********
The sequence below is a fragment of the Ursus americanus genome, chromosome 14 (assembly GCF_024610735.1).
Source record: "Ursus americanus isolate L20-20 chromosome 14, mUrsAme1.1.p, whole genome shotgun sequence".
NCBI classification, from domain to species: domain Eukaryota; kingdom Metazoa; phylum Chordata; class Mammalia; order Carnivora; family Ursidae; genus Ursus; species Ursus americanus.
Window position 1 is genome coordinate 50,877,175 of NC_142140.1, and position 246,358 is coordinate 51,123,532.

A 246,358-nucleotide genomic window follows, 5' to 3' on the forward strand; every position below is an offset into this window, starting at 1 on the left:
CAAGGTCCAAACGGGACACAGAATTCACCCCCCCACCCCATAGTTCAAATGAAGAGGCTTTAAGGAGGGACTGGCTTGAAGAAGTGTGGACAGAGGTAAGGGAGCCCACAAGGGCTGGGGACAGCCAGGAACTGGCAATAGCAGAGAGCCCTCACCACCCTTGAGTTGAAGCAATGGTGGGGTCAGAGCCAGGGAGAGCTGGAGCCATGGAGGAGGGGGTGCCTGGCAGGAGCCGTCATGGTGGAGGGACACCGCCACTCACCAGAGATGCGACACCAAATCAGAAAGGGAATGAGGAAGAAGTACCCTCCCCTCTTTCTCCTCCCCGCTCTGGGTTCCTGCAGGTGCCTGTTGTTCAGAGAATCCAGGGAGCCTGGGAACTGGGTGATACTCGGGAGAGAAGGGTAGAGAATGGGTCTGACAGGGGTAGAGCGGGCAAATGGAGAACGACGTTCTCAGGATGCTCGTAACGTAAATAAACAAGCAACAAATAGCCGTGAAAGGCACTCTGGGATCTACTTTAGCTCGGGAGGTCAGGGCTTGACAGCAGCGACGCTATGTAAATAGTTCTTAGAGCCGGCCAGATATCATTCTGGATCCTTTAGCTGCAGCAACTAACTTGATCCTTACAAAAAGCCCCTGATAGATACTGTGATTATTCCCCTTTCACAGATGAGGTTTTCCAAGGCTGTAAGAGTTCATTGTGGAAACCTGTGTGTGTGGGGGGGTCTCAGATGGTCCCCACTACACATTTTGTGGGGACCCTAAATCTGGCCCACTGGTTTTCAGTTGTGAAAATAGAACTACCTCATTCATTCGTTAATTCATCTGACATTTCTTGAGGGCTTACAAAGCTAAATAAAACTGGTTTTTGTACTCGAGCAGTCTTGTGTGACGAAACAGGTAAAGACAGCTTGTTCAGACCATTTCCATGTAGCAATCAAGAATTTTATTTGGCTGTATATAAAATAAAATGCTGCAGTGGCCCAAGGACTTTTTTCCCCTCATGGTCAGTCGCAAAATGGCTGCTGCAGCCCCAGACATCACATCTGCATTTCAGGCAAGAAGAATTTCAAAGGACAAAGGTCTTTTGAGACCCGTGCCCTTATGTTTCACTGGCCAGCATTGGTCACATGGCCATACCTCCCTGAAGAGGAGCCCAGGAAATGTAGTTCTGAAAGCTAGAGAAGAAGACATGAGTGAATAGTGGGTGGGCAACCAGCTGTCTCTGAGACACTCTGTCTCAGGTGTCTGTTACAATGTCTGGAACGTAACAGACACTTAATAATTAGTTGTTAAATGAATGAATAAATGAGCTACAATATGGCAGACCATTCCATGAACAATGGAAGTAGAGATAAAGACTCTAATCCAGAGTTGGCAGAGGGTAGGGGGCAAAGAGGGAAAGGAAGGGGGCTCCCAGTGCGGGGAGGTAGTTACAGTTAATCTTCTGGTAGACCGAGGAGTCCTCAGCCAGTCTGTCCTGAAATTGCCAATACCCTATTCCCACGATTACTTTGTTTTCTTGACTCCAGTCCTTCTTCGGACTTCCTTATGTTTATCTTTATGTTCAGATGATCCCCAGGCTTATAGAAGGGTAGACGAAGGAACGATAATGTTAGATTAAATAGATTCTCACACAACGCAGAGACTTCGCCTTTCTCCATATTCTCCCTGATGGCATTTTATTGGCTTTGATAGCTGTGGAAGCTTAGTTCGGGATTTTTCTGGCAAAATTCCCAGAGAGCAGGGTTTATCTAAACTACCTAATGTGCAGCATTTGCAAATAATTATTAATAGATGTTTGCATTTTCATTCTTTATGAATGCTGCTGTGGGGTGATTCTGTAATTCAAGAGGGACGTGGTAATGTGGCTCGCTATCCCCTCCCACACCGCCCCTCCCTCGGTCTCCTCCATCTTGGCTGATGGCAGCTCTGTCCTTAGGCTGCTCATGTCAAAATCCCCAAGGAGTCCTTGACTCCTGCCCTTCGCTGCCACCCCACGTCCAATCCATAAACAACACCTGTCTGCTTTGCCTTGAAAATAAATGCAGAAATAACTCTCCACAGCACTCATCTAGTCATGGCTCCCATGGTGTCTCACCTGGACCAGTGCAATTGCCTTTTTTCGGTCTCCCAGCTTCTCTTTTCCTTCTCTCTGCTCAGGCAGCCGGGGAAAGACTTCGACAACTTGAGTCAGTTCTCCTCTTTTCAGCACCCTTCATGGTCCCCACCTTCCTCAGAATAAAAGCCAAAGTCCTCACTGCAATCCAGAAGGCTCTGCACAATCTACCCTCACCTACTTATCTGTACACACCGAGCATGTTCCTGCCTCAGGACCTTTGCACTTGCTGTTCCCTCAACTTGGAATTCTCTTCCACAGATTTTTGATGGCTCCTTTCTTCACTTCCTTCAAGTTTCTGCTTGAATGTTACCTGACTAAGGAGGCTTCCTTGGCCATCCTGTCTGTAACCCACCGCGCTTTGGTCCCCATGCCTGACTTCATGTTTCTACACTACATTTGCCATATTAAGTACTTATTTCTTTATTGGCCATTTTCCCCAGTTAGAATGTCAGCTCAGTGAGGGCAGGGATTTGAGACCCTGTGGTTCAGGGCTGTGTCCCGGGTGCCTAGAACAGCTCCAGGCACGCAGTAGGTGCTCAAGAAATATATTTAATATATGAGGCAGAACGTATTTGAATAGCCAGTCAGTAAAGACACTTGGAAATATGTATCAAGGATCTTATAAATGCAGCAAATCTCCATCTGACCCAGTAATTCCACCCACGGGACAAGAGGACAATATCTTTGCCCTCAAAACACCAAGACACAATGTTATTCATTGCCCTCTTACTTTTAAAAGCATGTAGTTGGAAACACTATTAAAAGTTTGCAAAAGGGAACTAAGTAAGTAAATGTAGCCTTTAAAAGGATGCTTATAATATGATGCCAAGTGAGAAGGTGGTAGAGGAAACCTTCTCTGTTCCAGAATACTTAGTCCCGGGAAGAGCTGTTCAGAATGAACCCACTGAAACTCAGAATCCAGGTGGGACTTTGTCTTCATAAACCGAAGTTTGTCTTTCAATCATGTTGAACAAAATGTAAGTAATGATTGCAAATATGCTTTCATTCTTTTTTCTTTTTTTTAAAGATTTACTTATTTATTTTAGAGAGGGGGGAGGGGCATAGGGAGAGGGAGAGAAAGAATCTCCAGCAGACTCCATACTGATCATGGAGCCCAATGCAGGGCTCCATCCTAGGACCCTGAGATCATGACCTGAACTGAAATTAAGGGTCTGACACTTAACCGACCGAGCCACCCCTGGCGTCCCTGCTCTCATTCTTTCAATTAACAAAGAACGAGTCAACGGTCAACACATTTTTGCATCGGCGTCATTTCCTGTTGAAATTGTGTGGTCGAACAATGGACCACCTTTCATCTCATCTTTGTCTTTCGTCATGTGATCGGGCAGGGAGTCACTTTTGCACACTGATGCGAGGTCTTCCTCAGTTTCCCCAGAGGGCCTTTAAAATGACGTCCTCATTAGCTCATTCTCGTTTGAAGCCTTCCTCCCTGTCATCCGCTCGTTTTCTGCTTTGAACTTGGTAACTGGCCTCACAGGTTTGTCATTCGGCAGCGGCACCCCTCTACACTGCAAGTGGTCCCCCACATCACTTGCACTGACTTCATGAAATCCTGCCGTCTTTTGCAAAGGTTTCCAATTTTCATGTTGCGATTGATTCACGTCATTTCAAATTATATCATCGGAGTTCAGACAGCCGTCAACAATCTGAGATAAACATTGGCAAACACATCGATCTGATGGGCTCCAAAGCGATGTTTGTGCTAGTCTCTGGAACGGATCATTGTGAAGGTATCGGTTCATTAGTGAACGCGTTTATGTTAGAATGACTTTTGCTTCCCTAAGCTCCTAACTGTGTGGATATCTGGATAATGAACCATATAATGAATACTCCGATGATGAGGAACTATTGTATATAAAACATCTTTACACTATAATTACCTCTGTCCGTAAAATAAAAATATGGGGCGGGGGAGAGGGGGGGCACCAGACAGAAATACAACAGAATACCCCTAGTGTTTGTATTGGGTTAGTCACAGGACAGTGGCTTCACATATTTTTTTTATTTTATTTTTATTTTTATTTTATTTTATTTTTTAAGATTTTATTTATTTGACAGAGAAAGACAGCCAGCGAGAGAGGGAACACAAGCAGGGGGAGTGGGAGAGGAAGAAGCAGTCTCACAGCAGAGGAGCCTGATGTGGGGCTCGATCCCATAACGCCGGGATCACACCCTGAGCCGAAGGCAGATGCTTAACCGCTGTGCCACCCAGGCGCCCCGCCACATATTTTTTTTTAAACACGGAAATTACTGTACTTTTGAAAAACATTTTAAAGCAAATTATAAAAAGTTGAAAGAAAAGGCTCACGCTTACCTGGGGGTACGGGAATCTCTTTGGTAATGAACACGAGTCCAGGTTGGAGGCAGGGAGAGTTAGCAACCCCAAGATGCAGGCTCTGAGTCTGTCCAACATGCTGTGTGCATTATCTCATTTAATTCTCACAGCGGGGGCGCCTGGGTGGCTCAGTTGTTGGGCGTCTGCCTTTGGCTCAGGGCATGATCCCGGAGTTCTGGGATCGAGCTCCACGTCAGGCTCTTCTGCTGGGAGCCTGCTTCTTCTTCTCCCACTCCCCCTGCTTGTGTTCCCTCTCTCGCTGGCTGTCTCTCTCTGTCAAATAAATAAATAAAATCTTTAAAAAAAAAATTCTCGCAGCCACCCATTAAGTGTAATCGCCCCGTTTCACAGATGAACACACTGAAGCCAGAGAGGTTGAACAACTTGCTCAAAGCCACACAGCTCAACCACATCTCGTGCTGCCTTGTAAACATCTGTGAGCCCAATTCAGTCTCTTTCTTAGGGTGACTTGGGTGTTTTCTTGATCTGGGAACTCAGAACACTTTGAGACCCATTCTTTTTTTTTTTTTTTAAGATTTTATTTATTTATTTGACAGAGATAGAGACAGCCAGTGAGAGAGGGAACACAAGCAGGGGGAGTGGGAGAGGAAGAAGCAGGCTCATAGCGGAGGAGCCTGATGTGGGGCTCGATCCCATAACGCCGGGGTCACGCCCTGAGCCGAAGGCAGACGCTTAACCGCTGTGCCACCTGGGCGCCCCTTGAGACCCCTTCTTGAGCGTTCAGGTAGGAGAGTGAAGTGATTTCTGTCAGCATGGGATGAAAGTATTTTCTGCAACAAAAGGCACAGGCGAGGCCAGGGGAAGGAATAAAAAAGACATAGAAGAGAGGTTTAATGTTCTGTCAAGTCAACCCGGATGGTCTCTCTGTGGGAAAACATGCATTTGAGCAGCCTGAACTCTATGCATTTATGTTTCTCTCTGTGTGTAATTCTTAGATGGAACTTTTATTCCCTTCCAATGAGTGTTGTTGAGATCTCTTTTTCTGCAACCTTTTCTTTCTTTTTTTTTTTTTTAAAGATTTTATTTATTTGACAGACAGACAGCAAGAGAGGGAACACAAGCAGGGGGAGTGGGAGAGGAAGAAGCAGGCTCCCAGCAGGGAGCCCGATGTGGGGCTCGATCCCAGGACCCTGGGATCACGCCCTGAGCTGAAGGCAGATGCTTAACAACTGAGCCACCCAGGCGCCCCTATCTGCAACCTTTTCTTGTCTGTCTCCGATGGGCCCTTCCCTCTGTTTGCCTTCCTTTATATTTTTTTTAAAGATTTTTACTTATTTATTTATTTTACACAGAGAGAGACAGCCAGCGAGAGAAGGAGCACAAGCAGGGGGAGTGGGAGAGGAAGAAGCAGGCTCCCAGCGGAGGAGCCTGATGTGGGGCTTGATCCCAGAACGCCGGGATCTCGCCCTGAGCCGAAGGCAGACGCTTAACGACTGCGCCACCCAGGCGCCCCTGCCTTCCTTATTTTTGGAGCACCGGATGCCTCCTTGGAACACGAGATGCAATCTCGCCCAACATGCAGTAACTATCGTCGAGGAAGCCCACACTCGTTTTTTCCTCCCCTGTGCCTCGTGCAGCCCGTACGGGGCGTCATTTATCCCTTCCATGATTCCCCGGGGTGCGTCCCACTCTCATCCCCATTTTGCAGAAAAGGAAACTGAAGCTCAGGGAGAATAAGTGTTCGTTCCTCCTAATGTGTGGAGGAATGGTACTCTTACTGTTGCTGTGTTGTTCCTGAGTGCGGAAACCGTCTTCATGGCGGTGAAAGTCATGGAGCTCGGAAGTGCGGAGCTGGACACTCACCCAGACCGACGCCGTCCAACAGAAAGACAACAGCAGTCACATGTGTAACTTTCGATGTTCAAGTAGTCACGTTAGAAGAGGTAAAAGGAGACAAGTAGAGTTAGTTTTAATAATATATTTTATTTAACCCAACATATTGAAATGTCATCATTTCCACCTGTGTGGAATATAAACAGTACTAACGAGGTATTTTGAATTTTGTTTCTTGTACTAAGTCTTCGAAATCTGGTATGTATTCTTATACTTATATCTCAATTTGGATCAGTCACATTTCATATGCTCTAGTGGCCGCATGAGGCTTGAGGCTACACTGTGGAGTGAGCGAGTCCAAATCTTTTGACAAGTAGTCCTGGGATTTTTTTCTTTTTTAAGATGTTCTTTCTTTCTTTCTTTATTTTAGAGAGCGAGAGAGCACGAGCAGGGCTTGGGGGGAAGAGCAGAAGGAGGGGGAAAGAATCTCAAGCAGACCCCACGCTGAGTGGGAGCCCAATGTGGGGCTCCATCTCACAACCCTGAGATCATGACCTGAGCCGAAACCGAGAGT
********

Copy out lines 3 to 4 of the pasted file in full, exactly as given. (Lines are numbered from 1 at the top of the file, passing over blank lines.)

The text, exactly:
NCBI classification, from domain to species: domain Eukaryota; kingdom Metazoa; phylum Chordata; class Mammalia; order Carnivora; family Ursidae; genus Ursus; species Ursus americanus.
Window position 1 is genome coordinate 50,877,175 of NC_142140.1, and position 246,358 is coordinate 51,123,532.